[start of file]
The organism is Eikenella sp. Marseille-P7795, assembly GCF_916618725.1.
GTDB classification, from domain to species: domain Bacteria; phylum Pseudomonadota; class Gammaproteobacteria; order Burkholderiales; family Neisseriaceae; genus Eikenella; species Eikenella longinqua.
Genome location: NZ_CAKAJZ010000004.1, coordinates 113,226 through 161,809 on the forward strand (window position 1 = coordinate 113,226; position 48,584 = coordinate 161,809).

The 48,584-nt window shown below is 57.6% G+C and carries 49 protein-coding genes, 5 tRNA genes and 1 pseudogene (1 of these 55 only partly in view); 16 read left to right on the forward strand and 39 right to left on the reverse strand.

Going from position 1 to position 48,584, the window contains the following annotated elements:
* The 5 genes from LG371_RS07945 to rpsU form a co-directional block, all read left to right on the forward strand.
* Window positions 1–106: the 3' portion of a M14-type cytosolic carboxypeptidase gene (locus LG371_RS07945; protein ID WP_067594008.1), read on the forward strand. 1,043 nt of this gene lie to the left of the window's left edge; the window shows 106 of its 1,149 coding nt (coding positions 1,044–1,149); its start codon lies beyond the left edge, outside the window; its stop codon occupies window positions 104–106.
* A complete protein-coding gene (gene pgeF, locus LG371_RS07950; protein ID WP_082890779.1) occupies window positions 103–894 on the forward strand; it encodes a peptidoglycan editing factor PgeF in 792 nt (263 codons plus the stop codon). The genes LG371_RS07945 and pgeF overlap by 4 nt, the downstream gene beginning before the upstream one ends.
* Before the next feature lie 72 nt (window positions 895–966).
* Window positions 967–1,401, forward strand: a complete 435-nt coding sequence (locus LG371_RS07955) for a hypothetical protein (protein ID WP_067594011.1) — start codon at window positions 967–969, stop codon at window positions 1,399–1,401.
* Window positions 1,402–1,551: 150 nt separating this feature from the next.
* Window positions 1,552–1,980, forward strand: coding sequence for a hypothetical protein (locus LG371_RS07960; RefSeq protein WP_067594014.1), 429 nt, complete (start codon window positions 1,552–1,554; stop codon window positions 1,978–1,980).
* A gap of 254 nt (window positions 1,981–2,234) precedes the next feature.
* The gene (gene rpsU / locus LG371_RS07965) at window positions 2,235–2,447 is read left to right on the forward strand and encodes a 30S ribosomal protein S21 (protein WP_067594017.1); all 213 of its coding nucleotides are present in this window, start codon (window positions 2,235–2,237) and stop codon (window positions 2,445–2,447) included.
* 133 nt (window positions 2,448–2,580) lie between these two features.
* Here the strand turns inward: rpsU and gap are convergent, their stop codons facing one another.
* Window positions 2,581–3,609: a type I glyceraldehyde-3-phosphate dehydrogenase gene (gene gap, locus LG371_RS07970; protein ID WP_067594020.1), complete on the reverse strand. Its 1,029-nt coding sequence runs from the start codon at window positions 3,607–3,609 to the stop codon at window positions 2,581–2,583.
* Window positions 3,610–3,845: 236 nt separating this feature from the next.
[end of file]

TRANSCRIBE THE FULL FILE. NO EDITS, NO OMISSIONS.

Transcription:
The organism is Eikenella sp. Marseille-P7795, assembly GCF_916618725.1.
GTDB classification, from domain to species: domain Bacteria; phylum Pseudomonadota; class Gammaproteobacteria; order Burkholderiales; family Neisseriaceae; genus Eikenella; species Eikenella longinqua.
Genome location: NZ_CAKAJZ010000004.1, coordinates 113,226 through 161,809 on the forward strand (window position 1 = coordinate 113,226; position 48,584 = coordinate 161,809).

The 48,584-nt window shown below is 57.6% G+C and carries 49 protein-coding genes, 5 tRNA genes and 1 pseudogene (1 of these 55 only partly in view); 16 read left to right on the forward strand and 39 right to left on the reverse strand.

Going from position 1 to position 48,584, the window contains the following annotated elements:
* The 5 genes from LG371_RS07945 to rpsU form a co-directional block, all read left to right on the forward strand.
* Window positions 1–106: the 3' portion of a M14-type cytosolic carboxypeptidase gene (locus LG371_RS07945; protein ID WP_067594008.1), read on the forward strand. 1,043 nt of this gene lie to the left of the window's left edge; the window shows 106 of its 1,149 coding nt (coding positions 1,044–1,149); its start codon lies beyond the left edge, outside the window; its stop codon occupies window positions 104–106.
* A complete protein-coding gene (gene pgeF, locus LG371_RS07950; protein ID WP_082890779.1) occupies window positions 103–894 on the forward strand; it encodes a peptidoglycan editing factor PgeF in 792 nt (263 codons plus the stop codon). The genes LG371_RS07945 and pgeF overlap by 4 nt, the downstream gene beginning before the upstream one ends.
* Before the next feature lie 72 nt (window positions 895–966).
* Window positions 967–1,401, forward strand: a complete 435-nt coding sequence (locus LG371_RS07955) for a hypothetical protein (protein ID WP_067594011.1) — start codon at window positions 967–969, stop codon at window positions 1,399–1,401.
* Window positions 1,402–1,551: 150 nt separating this feature from the next.
* Window positions 1,552–1,980, forward strand: coding sequence for a hypothetical protein (locus LG371_RS07960; RefSeq protein WP_067594014.1), 429 nt, complete (start codon window positions 1,552–1,554; stop codon window positions 1,978–1,980).
* A gap of 254 nt (window positions 1,981–2,234) precedes the next feature.
* The gene (gene rpsU / locus LG371_RS07965) at window positions 2,235–2,447 is read left to right on the forward strand and encodes a 30S ribosomal protein S21 (protein WP_067594017.1); all 213 of its coding nucleotides are present in this window, start codon (window positions 2,235–2,237) and stop codon (window positions 2,445–2,447) included.
* 133 nt (window positions 2,448–2,580) lie between these two features.
* Here the strand turns inward: rpsU and gap are convergent, their stop codons facing one another.
* Window positions 2,581–3,609: a type I glyceraldehyde-3-phosphate dehydrogenase gene (gene gap, locus LG371_RS07970; protein ID WP_067594020.1), complete on the reverse strand. Its 1,029-nt coding sequence runs from the start codon at window positions 3,607–3,609 to the stop codon at window positions 2,581–2,583.
* Window positions 3,610–3,845: 236 nt separating this feature from the next.